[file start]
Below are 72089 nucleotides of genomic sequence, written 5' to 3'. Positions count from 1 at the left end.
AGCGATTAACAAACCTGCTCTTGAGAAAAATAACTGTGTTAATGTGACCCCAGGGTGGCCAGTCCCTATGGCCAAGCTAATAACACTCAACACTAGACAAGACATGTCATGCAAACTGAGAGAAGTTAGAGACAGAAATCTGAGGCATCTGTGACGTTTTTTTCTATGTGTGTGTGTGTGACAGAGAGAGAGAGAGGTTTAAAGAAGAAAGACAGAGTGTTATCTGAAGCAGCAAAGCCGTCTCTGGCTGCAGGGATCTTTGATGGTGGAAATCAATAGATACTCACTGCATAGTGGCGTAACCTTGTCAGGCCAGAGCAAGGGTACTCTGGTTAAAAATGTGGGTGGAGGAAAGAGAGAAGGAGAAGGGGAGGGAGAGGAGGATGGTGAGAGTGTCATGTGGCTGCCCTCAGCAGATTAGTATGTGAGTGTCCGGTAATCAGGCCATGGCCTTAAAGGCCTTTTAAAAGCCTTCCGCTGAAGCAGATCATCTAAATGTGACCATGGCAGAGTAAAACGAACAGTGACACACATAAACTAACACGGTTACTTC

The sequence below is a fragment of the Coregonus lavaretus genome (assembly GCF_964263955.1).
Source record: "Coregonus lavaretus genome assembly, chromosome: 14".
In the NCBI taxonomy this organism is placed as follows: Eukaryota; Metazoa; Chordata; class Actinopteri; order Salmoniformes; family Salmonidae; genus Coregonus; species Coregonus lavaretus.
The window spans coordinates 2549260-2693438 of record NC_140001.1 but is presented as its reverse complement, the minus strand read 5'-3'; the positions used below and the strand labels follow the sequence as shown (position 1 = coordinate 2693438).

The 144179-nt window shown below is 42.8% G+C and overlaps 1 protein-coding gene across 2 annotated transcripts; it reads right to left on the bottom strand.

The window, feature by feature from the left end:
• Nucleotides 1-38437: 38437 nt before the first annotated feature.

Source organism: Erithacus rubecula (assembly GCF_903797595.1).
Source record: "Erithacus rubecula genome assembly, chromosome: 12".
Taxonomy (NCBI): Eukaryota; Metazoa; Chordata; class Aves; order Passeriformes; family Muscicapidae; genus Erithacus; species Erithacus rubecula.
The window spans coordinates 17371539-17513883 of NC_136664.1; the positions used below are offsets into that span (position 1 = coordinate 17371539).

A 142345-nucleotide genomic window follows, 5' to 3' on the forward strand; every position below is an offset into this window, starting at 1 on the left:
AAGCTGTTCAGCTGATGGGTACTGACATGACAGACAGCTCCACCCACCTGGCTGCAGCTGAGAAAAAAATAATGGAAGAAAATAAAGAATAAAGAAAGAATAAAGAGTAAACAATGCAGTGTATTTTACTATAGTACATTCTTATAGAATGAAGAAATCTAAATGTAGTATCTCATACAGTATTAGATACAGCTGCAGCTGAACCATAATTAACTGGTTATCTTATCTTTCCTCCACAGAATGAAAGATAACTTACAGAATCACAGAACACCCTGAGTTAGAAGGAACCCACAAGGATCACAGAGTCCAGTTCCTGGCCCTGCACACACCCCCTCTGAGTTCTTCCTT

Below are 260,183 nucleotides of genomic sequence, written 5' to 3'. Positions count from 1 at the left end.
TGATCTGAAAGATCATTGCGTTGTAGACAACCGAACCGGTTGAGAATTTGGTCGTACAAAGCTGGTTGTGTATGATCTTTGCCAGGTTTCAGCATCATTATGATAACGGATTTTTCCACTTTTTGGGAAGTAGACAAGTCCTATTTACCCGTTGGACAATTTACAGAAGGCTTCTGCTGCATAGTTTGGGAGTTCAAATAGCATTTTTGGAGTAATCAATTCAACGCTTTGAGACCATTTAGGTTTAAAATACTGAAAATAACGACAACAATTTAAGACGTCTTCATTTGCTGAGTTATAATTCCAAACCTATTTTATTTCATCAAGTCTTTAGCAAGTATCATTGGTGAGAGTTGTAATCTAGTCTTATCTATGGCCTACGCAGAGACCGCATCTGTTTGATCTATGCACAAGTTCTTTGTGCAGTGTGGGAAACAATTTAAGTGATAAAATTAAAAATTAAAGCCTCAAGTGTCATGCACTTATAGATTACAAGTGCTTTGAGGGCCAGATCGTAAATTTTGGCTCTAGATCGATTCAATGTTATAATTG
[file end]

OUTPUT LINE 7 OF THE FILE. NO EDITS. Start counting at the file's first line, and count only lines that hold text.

The 144179-nt window shown below is 42.8% G+C and overlaps 1 protein-coding gene across 2 annotated transcripts; it reads right to left on the bottom strand.